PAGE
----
“I was saddened to learn of the death of Cardinal William Wakefield Baum, Archbishop Emeritus of Washington, and I offer my heartfelt condolences, together with the assurance of my prayers, to you and to all the faithful of the Archdiocese.  With gratitude for the late Cardinal’s years of episcopal service in Springfield-Cape Girardeau and in Washington, and for his long service to the Apostolic See as Prefect of the Congregation for Catholic Education and subsequently Major Penitentiary of the Apostolic Penitentiary, I join you in commending the late Cardinal’s soul to God the Father of mercies.  To all present at the Mass of Christian Burial and to all who mourn Cardinal Baum in the hope of the Resurrection, I cordially impart my Apostolic Blessing as a pledge of strength and consolation in the Lord.”

To read the CNS story about Cardinal Baum’s long and wonderful years of service to the Church, click here:


In post-Angelus reflections on Sunday, Pope Francis remembered the people of Syria as they live through terrorist attacks and an internal conflict that has lasted for years, and he issued an urgent and heartfelt appeal for the release of Fr. Paolo Dall’Oglio, an Italian Jesuit who was kidnapped in that country two years ago.

The Holy Father also named the Greek and Syriac Orthodox archbishops of Aleppo, Boulos Yazigi and Gregorios Yohanna Ibrahim, who were kidnapped Syria’s border with Turkey in 2013. Francis said he hoped that, with the commitment of international and local authorities, these prelates would be released immediately.

Then, with two young people joining him at his study window overlooking St. Peter’s Square, Pope Francis held a tablet and, with the touch of a button, he registered as the first participant for the 2016 World Youth Day that will be held in Krakow, Poland. In remarks to the faithful, he said that WYD 2016 will be celebrated during the Year of Mercy, saying, “in a sense, a jubilee of youth, called to reflect on the theme ‘Blessed are the merciful, for they will be shown mercy’.” (photo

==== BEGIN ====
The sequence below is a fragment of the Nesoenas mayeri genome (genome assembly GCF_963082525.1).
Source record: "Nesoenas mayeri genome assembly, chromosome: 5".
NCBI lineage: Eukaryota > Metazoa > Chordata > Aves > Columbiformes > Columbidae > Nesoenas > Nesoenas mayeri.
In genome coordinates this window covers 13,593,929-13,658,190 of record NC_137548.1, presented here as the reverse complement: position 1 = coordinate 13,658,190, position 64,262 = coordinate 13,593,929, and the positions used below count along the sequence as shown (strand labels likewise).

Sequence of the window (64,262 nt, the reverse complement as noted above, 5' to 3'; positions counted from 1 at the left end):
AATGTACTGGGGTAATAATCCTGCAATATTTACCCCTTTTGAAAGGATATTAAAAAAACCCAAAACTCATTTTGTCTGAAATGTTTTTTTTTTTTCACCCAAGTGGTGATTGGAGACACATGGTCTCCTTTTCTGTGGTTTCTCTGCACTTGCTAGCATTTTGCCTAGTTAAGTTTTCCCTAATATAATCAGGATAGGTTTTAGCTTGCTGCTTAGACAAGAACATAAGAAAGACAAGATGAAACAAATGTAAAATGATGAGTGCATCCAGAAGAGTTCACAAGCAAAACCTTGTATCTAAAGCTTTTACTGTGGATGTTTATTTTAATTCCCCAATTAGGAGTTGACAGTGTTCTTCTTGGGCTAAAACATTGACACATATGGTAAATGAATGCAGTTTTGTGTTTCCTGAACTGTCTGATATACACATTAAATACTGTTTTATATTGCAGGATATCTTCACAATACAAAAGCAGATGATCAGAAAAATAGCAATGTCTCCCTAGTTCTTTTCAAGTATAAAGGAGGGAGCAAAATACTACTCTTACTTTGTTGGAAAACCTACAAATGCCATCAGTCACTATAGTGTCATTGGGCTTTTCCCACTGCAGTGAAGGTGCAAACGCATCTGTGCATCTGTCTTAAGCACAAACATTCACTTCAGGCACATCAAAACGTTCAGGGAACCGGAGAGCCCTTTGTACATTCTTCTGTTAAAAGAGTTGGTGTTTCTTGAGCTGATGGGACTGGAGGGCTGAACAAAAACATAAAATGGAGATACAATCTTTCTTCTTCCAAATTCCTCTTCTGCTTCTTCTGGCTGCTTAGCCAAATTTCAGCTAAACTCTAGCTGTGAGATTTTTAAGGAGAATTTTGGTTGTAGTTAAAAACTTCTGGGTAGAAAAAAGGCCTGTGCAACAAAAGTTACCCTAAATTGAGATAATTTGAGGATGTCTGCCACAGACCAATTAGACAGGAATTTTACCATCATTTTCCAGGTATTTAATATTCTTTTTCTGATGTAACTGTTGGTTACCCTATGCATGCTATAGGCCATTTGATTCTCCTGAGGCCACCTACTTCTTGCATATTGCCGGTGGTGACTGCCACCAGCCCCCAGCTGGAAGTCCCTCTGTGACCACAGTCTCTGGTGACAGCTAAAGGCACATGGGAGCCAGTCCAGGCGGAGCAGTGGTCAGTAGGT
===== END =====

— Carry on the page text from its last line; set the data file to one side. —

He invited the youth of the world to live this pilgrimage to Krakow as “a moment of grace in their communities.”

Vatican Radio reported on a Message for WYD 2016 released by Polish Cardinal Stanislaw Rylko, president of the Pontifical Council for the Laity, the council that organizes Youth Days.

Taking place in the context of the Jubilee Year of Mercy which begins on December 8th this year, the Krakow event follows on from the last World Youth Day in Rio de Janeiro where Pope Francis told young people to read the Beatitudes because, he said, it “will do you good”. In his message Cardinal Rylko notes that the Pope has made the theme of mercy a priority of his pontificate and that the Krakow meeting will mark an international Jubilee of Young People dedicated to this theme.

It’s the second time that World Youth Day has been held in Poland – the first such event took place in 1991 at the Marian shrine of Czestochowa with Pope John Paul II. The Polish pontiff will also be spiritually present at the 2016 event as young participants visit the tomb of St Faustina Kowalska at the Divine Mercy shrine, inaugurated by Pope John Paul during his last visit to his homeland in 2002. There, they will be able to take part in a programme of meditations and recitation of the Divine Mercy chapelet.

Numerous confessionals will also be set up and Pope Francis himself is likely to offer the sacrament of reconciliation to a number of young men and women attending the celebration. A symbolic Holy Door will also be built at the shrine, through which the Pope will process at the start of the prayer vigil and Eucharistic Adoration on Saturday July 30th. Following the final Mass on Sunday 31st, Pope Francis will give lighted lamps to five young couples from the five continents to symbolically send all the participants out as missionaries of God’s mercy throughout the world.